UCLA In the News July 5, 2018

UCLA In the News lists selected mentions of UCLA in the world’s news media. See more UCLA In the News.

For this transgender men’s team in Brazil, soccer is a path toward self-acceptance | Los Angeles Times

Discrimination, whether someone decides to make a physical transition or not, can lead to isolation and a lack of access to healthcare, education and employment, said Jody Herman, a scholar of public policy at UCLA’s Williams Institute specializing in transgender issues. “Community connectedness is one thing that has been shown to be a positive impact on trans people’s lives, both in mental and physical health,” she said.

Mono Lake’s changing climate could mean more dust storms in Eastern Sierra — or less water for L.A. | Los Angeles Times

“A lot of assumptions about California’s water systems were based on 20th century conditions,” said Alex Hall, a professor of atmospheric and oceanic sciences at UCLA. “Clearly, these data baselines need to be reevaluated.” Hall’s studies revealed meteorological trends he believes are likely to accelerate in decades to come throughout the Sierra Nevada range: Temperatures are warming, snowpack is getting smaller and melting earlier in the year, and less winter precipitation is arriving as snow in the first place.

How we can open the world, in spite of bans and walls | Los Angeles Times Opinion

[Ann] Kerr-Adams now heads UCLA’s Fulbright Scholar Enrichment Program. Her family was recently awarded a settlement in its lawsuit against Iran over Kerr’s assassination, and put it to use for a UCLA scholarship for students from the Mideast.s… “I have two main programs at UCLA. One is running a Fulbright Scholar Enrichment Program, which brings visiting Fulbright scholars into our local cultural scenes. The purpose is also to bring them together so they meet each other and form international friendships. Along with running the Fulbright Scholar Enrichment Program to bring visiting scholars into the community, I teach two courses using Fulbright scholars as speakers,” Kerr-Adams said.s

55 grams of walnuts daily can cut risk of developing Type-2 diabetes by half  | India Times

“The strong connection we see in this study between walnut consumers and lower prevalence of type 2 diabetes is additional justification for including walnuts in the diet. Other research has shown that walnuts may also be beneficial for cognitive function and heart health,” said Lenore Arab from The University of California, Los Angeles.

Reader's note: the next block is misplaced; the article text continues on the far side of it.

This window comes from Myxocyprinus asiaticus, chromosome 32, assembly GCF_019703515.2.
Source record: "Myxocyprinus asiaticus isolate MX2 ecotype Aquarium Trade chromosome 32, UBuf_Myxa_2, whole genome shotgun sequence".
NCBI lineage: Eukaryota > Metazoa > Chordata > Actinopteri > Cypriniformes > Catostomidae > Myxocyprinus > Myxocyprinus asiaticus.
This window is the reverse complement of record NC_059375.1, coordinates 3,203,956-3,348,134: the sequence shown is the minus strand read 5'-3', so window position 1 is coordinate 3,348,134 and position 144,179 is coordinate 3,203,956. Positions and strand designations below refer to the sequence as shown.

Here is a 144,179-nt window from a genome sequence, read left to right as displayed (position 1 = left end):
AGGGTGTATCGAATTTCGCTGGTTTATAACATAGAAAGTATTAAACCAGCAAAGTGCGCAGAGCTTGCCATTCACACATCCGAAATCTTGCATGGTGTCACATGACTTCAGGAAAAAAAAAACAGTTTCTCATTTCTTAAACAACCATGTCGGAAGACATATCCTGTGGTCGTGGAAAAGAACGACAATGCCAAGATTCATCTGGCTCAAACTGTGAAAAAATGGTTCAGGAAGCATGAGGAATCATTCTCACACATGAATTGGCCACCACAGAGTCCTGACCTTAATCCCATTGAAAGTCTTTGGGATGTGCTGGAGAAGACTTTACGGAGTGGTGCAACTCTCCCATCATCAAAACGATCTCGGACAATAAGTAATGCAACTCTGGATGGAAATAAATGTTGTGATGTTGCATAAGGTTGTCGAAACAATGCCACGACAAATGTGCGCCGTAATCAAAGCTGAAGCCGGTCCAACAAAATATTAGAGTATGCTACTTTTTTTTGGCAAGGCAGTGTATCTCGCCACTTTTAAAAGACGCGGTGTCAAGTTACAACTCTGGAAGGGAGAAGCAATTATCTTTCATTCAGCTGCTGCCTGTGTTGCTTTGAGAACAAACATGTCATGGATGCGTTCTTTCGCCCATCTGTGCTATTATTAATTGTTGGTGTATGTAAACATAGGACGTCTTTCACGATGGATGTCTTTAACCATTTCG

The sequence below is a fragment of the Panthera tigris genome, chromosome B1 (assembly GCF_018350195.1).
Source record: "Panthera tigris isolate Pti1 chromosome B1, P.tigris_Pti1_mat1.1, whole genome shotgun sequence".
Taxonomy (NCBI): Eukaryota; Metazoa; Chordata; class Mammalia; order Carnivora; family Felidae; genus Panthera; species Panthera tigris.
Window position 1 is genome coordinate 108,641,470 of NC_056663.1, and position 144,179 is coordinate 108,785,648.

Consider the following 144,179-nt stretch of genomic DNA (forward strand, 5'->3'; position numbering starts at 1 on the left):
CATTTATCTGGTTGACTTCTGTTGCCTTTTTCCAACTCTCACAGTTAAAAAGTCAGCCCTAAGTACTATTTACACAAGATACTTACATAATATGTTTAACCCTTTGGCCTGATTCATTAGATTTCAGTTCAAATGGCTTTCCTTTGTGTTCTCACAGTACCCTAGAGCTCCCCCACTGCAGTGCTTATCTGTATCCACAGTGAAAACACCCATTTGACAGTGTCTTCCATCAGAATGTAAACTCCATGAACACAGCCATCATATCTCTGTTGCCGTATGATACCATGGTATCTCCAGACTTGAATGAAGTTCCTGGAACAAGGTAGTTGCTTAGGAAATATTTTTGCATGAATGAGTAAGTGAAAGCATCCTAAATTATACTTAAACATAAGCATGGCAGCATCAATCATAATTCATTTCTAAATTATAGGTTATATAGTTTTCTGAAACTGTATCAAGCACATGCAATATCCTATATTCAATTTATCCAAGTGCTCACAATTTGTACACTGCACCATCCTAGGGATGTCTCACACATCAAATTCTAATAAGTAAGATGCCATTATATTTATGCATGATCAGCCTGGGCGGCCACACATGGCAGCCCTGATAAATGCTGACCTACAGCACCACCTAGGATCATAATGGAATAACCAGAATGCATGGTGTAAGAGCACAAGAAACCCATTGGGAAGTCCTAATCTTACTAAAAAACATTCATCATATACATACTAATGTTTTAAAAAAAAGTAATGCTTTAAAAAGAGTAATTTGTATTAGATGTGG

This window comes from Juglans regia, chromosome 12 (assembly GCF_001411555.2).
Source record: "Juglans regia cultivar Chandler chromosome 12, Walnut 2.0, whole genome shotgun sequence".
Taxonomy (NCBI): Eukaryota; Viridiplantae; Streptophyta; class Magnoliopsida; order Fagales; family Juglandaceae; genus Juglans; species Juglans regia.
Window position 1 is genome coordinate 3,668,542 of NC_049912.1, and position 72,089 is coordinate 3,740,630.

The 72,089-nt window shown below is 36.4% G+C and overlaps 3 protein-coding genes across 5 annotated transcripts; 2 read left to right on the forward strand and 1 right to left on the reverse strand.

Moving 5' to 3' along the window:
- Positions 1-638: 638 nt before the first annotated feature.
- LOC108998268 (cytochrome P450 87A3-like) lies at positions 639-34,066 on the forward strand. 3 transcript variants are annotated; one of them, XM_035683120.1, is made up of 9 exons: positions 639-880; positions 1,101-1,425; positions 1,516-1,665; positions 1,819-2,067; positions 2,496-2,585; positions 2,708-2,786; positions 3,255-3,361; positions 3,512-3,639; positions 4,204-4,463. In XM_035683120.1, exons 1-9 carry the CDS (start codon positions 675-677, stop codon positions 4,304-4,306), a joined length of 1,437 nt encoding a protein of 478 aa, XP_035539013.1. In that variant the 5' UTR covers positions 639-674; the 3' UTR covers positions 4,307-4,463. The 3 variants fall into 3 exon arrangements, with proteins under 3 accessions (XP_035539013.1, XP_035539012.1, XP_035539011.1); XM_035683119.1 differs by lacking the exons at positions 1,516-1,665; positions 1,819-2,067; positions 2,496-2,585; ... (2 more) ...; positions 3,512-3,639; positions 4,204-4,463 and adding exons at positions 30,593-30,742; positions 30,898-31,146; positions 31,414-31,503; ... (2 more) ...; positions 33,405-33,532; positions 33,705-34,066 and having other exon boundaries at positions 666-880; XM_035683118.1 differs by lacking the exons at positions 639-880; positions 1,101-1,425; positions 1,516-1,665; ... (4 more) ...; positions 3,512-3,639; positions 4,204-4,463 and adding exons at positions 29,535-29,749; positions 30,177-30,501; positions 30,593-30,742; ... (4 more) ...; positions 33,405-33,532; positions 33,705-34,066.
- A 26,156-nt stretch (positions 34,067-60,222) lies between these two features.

New university rules encourage scientists to avoid air travel | Wired

Alternatively, the goal of some policies, like the one at UCLA, is not expressly to reduce total flights. Instead, administrators at that university seek to mitigate flight emissions through flat fees.... The fees will go toward emissions-reducing projects on the UCLA campus, such as energy retrofitting or solar panels — although the energy savings are unlikely to fully offset flights’ carbon emissions. UCLA’s Renee Fortier and David Karwaski, both instrumental in implementing the policy, predict the fees will add up to about $250,000 the first year.

For women over 30, there may be better choice than Pap test | NPR

One caution about the study findings, says Dr. Carol Mangione, a USPSTF task force member and UCLA professor of medicine, is that screening — either kind — is what saves lives. She says the method of testing comes second to being sure that all women, especially high-prevalence groups like black and Hispanic women, are able to get the testing they need. “Most cases of cervical cancer happen in women who have not been regularly screened, or who have been screened, but don't have access to appropriate treatment,” she says.

Integrating ‘vulnerable’ inmates with the general prison population | KPCC-FM’s “AirTalk”

“I think the first thing you have to understand is why they created these yards in the first place. Just to set the stage, we’re talking about prisons that have several thousand men in them. We have yards with a thousand men on each yard, minimal productive programming. So you have a lot of men who are kind of bored and setting their own agenda. These can actually be quite dangerous places. And as you mentioned, there are certain groups we know are vulnerable to being hurt or killed. The state’s idea was let’s take these groups… and we’ll put them all in their own yard. So it’s a strategy of segregation,” said UCLA’s Sharon Dolovich.

UCLA physician-scientist named ‘great immigrant’ | Healio

The Carnegie Corporation of New York recognized Antoni Ribas, MD, PhD, as part of its Great Immigrants Initiative. Ribas is professor of medicine, professor of surgery, and professor of molecular and medical pharmacology at University of California, Los Angeles…. “This recognition represents being part of the new generation of immigrants joining the confluence of cultures that has made America a great country. Immigrants not only increase diversity, but also bring in new inquisitive minds and energy to society,” Ribas said.

Alcohol seen as biggest danger to safe celebrations | Santa Monica Daily Press

However, according to Dr. Wally Ghurabi, medical director, Nethercutt Emergency Center, UCLA Medical Center, the best defense against summer injuries (common sense) is often undermined by the most common cause (alcohol). “The biggest culprit is the alcohol,” he said. “The common denominator in most of the things that happen on July 4 in the 38 years I’ve been here is the alcohol. People do things while they’re drunk whether it’s swimming or driving a car, it’s dangerous. It’s probably one of the most dangerous American holidays from that point.”

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